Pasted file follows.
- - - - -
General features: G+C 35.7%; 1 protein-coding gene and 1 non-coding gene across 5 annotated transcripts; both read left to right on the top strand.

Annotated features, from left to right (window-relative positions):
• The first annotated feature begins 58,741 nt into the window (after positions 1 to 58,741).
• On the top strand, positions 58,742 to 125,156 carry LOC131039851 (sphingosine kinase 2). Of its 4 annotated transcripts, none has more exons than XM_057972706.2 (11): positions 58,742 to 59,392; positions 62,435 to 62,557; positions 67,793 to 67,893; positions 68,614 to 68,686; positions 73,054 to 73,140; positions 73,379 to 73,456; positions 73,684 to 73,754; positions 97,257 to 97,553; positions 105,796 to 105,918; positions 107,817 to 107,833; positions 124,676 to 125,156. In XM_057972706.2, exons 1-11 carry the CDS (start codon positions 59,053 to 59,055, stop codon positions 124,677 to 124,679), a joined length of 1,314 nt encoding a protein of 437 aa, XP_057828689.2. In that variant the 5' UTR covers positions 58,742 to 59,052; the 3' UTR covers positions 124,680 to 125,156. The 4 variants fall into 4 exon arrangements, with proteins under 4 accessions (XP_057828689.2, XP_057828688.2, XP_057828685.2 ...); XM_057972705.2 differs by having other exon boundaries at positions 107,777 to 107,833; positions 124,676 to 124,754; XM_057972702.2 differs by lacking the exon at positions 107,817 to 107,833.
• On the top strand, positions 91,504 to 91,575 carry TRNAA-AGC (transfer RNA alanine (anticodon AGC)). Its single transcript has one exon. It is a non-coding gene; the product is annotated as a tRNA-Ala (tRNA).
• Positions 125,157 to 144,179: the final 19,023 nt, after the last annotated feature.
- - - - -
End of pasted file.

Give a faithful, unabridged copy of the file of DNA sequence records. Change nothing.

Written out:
General features: G+C 35.7%; 1 protein-coding gene and 1 non-coding gene across 5 annotated transcripts; both read left to right on the top strand.

Annotated features, from left to right (window-relative positions):
• The first annotated feature begins 58,741 nt into the window (after positions 1 to 58,741).
• On the top strand, positions 58,742 to 125,156 carry LOC131039851 (sphingosine kinase 2). Of its 4 annotated transcripts, none has more exons than XM_057972706.2 (11): positions 58,742 to 59,392; positions 62,435 to 62,557; positions 67,793 to 67,893; positions 68,614 to 68,686; positions 73,054 to 73,140; positions 73,379 to 73,456; positions 73,684 to 73,754; positions 97,257 to 97,553; positions 105,796 to 105,918; positions 107,817 to 107,833; positions 124,676 to 125,156. In XM_057972706.2, exons 1-11 carry the CDS (start codon positions 59,053 to 59,055, stop codon positions 124,677 to 124,679), a joined length of 1,314 nt encoding a protein of 437 aa, XP_057828689.2. In that variant the 5' UTR covers positions 58,742 to 59,052; the 3' UTR covers positions 124,680 to 125,156. The 4 variants fall into 4 exon arrangements, with proteins under 4 accessions (XP_057828689.2, XP_057828688.2, XP_057828685.2 ...); XM_057972705.2 differs by having other exon boundaries at positions 107,777 to 107,833; positions 124,676 to 124,754; XM_057972702.2 differs by lacking the exon at positions 107,817 to 107,833.
• On the top strand, positions 91,504 to 91,575 carry TRNAA-AGC (transfer RNA alanine (anticodon AGC)). Its single transcript has one exon. It is a non-coding gene; the product is annotated as a tRNA-Ala (tRNA).
• Positions 125,157 to 144,179: the final 19,023 nt, after the last annotated feature.